Toyota Agrees to $1 Billion Settlement in Acceleration Case
(NEW YORK) -- Toyota has agreed to pay more than $1 billion to customers to settle a class-action lawsuit that alleged its vehicles accelerated dangerously and without warning, according to statements by the carmaker and the plaintiffs' attorney.
The deal, which still needs approval by a federal judge in California, includes a $250 million fund to be paid to Toyota owners who sold their cars at a loss following reports of vehicle malfunctions, as well as the installation of a brake override system in about 3.25 million vehicles.
An additional $250 million fund will be created to pay those owners whose vehicles are not eligible for the retrofitted brakes.
Toyota recalled more than 14 million vehicles after reports of sudden, unexplained acceleration in several models began to surface between 2009 and 2010. There were also reports of brake problems with the Prius hybrid.
Toyota insists that it was not an electrical flaw that caused the acceleration problems, but driver error, floor mats and sticky gas pedals.
Both the National Highway Traffic Safety Administration and NASA have said there is nothing wrong with programs that run the vehicles' onboard computers.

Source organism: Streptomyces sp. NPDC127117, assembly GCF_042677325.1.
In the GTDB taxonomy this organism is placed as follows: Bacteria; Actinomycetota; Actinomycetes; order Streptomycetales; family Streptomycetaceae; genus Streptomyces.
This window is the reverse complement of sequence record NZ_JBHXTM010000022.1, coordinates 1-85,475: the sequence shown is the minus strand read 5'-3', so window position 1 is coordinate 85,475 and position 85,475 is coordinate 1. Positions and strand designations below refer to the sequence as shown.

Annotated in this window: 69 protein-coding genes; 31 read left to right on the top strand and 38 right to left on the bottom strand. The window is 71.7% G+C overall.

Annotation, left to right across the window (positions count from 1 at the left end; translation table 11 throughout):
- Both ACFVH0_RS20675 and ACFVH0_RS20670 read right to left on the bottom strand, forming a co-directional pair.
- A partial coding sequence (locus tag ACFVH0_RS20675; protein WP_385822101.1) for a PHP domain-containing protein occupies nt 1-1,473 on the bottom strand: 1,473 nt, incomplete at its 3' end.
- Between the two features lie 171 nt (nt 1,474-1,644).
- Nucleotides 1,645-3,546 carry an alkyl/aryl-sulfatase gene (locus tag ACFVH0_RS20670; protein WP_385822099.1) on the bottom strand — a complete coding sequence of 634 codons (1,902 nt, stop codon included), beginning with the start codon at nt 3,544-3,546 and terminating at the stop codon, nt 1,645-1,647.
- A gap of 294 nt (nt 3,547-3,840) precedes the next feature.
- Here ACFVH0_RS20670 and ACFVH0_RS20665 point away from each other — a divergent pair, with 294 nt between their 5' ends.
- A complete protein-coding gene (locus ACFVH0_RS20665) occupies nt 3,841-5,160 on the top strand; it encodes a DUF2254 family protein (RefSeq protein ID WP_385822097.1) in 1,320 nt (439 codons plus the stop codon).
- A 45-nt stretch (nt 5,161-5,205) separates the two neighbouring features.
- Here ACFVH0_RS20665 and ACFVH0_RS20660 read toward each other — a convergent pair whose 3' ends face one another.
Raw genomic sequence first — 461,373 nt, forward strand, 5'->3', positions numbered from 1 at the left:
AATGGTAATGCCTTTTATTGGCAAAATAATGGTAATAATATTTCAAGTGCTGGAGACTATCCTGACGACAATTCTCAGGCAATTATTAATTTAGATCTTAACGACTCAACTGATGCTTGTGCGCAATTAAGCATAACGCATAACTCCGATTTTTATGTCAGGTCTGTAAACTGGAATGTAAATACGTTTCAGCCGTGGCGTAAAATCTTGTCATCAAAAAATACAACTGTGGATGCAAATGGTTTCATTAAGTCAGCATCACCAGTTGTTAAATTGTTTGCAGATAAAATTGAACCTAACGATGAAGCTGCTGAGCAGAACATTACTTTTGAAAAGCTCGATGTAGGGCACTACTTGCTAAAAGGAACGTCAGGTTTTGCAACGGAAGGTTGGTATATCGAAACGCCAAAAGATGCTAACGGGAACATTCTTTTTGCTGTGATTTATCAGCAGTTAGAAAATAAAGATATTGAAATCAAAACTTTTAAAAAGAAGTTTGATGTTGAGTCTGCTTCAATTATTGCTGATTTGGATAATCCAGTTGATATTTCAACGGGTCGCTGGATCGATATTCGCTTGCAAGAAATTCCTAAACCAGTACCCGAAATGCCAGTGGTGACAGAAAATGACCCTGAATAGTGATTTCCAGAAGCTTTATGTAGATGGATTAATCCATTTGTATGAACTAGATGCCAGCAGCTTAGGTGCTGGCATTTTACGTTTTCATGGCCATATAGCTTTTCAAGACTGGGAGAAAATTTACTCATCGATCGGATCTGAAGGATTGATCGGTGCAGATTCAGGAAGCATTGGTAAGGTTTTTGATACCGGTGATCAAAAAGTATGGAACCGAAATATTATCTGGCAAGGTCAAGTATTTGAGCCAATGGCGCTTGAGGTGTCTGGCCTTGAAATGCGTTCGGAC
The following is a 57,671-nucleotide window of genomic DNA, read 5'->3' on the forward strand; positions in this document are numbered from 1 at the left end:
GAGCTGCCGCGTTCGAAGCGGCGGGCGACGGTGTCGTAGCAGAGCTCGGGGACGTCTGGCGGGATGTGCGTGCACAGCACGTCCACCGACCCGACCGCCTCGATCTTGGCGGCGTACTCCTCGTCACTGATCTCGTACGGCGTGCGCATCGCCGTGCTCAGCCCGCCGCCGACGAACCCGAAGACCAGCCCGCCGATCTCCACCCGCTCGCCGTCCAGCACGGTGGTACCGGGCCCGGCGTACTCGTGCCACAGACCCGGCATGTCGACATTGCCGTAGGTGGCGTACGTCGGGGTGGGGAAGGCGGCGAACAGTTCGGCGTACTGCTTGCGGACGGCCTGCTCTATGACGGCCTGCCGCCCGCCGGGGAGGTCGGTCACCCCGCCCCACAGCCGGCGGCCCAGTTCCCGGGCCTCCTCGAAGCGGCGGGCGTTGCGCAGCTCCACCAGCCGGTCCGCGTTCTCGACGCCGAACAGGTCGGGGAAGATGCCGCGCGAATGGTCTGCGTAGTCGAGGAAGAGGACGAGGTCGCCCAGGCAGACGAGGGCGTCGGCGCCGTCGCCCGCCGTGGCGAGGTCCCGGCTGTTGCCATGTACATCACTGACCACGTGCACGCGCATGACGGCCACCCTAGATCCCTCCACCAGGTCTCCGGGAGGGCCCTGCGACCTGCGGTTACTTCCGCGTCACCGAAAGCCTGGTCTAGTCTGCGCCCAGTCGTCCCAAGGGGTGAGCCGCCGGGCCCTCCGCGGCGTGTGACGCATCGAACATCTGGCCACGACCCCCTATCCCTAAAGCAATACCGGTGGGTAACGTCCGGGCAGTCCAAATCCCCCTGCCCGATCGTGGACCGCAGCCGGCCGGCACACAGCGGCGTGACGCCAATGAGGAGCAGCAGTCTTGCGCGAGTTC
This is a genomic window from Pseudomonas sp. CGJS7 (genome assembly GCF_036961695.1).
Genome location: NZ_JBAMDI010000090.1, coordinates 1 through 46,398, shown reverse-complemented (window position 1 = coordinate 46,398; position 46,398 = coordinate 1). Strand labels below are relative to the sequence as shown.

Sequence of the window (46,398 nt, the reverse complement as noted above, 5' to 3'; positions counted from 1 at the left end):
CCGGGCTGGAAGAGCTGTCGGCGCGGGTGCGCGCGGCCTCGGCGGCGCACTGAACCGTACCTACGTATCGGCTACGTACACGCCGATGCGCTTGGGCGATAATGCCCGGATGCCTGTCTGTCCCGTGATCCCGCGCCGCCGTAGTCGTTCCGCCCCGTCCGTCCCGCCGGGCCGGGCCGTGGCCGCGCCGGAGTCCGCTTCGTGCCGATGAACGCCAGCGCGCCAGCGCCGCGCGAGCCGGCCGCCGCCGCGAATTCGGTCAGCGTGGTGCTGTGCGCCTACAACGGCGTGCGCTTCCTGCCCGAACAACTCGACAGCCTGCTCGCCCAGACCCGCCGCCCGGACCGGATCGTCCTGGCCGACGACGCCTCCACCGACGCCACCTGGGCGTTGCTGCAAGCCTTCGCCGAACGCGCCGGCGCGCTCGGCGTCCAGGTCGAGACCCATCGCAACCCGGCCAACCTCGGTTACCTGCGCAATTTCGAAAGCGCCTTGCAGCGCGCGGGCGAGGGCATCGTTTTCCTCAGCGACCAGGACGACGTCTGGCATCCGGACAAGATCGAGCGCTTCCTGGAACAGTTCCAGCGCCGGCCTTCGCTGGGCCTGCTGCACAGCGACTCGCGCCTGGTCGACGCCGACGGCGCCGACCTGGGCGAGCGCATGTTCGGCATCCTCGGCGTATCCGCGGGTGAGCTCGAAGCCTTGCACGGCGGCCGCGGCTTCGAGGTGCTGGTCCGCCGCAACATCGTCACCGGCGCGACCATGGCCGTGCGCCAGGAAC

"From the very start, this was a challenging case," said Steve Berman, the plaintiffs' lawyer. "We brought in automotive experts, physicists and some of the world's leading theoreticians in electrical engineering to help us understand what happened to drivers experiencing sudden acceleration."
The settlement also includes $30 million to be given to outside groups to study automotive safety.
In a statement, Toyota agreed to the deal.
"In keeping with our core principles, we have structured this agreement in ways that work to put our customers first and demonstrate that they can count on Toyota to stand behind our vehicles," said Toyota spokesman Christopher P. Reynolds.
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